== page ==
The answer to this question is "yes." In the case of an internal reassignment, the employee in question is not in fact being proposed for termination, and therefore the involuntary separation provisions of O.C.G.A. § 47-2-123(h) would not necessarily apply. An agency would nevertheless have to look to the factors set forth in O.C.G.A. § 47-2-123(h) to insure that the position to which the employee is being transferred is in fact "comparable" so as not to run afoul of the involuntary separation restrictions. See Alford v. Public Serv. Comm'n, 262 Ga. 386, 388 (1992) ("the statute does not require [the employing agency or department] to reappoint . . . [the employee to an identical position], the [employing agency] must offer . . . a job with reasonably compatible duties and at the same pay as . . . [the former position].").
As mentioned above, the General Assembly has this year passed Act No. 471, which is a comprehensive amendment to Title 45. Under the provisions of what will be codified as O.C.G.A. § 45-24-8, any employer proposing a reorganization that has the potential to result in an involuntary separation of an employee or official eligible for involuntary separation is not only allowed to place the employee elsewhere in the agency but is required to do so. This enactment of the General Assembly supports the conclusion that it always intended the agency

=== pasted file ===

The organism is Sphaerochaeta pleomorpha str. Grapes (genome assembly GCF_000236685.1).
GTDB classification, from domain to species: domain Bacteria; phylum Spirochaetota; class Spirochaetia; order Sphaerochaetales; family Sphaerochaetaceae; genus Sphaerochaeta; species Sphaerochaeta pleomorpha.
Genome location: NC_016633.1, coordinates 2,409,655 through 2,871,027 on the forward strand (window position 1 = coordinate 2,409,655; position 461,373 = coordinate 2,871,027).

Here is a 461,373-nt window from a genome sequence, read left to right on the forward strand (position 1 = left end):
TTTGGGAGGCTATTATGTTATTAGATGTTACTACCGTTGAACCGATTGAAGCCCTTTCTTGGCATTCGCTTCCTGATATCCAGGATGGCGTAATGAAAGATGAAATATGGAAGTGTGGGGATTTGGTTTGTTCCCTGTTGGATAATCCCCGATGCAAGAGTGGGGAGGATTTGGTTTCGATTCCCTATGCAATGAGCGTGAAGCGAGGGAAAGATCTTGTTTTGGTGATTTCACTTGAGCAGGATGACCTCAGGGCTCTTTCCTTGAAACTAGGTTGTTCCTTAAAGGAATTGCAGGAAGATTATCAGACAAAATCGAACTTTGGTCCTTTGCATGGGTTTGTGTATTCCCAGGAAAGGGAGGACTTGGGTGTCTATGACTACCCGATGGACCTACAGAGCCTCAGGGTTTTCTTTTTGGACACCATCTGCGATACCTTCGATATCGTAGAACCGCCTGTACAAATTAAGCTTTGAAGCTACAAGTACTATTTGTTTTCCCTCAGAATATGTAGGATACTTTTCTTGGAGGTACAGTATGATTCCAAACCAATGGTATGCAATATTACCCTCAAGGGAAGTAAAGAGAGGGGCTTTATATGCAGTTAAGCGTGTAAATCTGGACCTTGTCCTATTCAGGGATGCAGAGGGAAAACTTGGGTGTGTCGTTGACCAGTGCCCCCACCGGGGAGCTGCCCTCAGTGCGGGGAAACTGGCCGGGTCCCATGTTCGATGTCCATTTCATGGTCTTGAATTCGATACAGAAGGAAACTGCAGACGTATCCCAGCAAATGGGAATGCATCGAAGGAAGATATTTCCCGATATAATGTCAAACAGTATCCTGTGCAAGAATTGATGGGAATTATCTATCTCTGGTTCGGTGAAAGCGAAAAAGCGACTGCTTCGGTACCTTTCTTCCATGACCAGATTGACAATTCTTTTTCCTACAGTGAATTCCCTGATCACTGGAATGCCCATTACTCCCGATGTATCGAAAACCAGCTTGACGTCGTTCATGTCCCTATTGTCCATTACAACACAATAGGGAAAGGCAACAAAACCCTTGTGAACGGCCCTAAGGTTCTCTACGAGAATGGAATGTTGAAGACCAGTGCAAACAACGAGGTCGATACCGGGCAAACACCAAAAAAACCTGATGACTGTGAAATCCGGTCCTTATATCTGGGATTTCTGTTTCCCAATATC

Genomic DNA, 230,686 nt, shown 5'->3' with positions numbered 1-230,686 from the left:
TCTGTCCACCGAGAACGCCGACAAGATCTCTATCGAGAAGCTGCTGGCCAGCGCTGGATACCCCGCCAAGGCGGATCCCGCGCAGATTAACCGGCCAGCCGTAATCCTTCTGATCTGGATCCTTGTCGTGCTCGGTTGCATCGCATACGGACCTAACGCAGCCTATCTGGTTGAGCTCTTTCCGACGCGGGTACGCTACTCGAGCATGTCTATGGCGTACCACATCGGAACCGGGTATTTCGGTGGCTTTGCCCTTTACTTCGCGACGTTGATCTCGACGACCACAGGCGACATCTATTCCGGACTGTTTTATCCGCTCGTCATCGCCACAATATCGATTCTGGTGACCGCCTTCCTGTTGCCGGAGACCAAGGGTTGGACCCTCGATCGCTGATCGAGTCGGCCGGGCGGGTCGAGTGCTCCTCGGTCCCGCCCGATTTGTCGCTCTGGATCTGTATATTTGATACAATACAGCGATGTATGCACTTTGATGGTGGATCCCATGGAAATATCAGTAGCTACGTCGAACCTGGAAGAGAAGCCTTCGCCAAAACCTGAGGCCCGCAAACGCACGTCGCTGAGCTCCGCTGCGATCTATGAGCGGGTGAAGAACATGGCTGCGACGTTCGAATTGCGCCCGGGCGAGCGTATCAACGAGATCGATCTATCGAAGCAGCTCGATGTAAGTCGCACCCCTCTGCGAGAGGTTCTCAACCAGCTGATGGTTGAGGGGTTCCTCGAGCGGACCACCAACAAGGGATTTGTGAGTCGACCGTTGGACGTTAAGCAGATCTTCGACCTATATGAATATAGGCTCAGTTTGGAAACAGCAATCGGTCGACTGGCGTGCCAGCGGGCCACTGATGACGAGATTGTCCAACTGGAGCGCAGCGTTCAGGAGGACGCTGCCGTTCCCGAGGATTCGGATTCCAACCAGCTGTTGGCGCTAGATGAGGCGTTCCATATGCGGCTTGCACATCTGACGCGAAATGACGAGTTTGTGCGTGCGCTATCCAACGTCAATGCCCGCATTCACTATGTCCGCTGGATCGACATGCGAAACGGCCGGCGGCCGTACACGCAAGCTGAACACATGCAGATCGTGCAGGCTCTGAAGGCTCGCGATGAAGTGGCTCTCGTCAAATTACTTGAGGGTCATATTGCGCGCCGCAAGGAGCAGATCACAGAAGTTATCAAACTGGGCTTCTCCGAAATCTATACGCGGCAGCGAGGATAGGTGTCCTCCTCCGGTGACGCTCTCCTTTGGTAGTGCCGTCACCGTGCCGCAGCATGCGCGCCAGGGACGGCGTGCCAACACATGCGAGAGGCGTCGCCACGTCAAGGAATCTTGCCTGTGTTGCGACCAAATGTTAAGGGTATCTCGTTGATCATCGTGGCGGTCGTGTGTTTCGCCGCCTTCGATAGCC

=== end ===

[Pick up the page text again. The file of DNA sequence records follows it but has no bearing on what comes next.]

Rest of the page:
to have the authority to place internally in a comparable position any employee whose position was proposed for elimination pursuant to a reorganization.
(2) If DHR has identified another DHR position which meets each of the four requirements for the position of continued employment, as discussed above, but would also entail reassignment of the employee from a position in the classified service to a position in the unclassified service, would the position in the unclassified service be considered to be a "comparable" position which would satisfy the requirements of O.C.G.A. § 47-2-123(h)?